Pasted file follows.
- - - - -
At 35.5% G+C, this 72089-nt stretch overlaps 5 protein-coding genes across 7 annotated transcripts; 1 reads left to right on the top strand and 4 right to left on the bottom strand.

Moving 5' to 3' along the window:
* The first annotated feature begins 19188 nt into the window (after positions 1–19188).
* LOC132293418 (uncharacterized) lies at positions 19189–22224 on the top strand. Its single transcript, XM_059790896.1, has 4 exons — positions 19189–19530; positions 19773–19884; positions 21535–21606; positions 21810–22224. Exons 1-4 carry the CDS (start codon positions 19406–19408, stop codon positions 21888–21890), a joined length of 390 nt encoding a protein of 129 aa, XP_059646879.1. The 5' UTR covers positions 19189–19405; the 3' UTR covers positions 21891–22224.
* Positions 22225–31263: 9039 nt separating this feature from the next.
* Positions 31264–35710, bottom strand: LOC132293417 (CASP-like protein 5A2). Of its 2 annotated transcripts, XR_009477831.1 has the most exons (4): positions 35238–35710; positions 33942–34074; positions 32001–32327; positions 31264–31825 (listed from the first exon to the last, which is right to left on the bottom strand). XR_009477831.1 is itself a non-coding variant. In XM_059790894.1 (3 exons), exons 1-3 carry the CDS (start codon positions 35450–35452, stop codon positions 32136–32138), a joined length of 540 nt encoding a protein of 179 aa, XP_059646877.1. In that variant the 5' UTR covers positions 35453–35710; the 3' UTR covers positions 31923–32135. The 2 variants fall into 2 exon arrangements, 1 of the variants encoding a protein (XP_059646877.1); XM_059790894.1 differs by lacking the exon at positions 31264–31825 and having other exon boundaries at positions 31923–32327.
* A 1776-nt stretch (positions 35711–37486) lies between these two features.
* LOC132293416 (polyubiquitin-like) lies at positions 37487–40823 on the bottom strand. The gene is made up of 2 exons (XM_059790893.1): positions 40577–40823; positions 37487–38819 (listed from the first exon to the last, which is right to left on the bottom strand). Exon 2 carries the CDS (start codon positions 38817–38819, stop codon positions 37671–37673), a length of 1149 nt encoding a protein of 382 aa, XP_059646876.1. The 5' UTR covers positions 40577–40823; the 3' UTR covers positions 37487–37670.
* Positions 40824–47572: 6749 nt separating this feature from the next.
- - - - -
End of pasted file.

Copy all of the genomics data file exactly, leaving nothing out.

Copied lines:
At 35.5% G+C, this 72089-nt stretch overlaps 5 protein-coding genes across 7 annotated transcripts; 1 reads left to right on the top strand and 4 right to left on the bottom strand.

Moving 5' to 3' along the window:
* The first annotated feature begins 19188 nt into the window (after positions 1–19188).
* LOC132293418 (uncharacterized) lies at positions 19189–22224 on the top strand. Its single transcript, XM_059790896.1, has 4 exons — positions 19189–19530; positions 19773–19884; positions 21535–21606; positions 21810–22224. Exons 1-4 carry the CDS (start codon positions 19406–19408, stop codon positions 21888–21890), a joined length of 390 nt encoding a protein of 129 aa, XP_059646879.1. The 5' UTR covers positions 19189–19405; the 3' UTR covers positions 21891–22224.
* Positions 22225–31263: 9039 nt separating this feature from the next.
* Positions 31264–35710, bottom strand: LOC132293417 (CASP-like protein 5A2). Of its 2 annotated transcripts, XR_009477831.1 has the most exons (4): positions 35238–35710; positions 33942–34074; positions 32001–32327; positions 31264–31825 (listed from the first exon to the last, which is right to left on the bottom strand). XR_009477831.1 is itself a non-coding variant. In XM_059790894.1 (3 exons), exons 1-3 carry the CDS (start codon positions 35450–35452, stop codon positions 32136–32138), a joined length of 540 nt encoding a protein of 179 aa, XP_059646877.1. In that variant the 5' UTR covers positions 35453–35710; the 3' UTR covers positions 31923–32135. The 2 variants fall into 2 exon arrangements, 1 of the variants encoding a protein (XP_059646877.1); XM_059790894.1 differs by lacking the exon at positions 31264–31825 and having other exon boundaries at positions 31923–32327.
* A 1776-nt stretch (positions 35711–37486) lies between these two features.
* LOC132293416 (polyubiquitin-like) lies at positions 37487–40823 on the bottom strand. The gene is made up of 2 exons (XM_059790893.1): positions 40577–40823; positions 37487–38819 (listed from the first exon to the last, which is right to left on the bottom strand). Exon 2 carries the CDS (start codon positions 38817–38819, stop codon positions 37671–37673), a length of 1149 nt encoding a protein of 382 aa, XP_059646876.1. The 5' UTR covers positions 40577–40823; the 3' UTR covers positions 37487–37670.
* Positions 40824–47572: 6749 nt separating this feature from the next.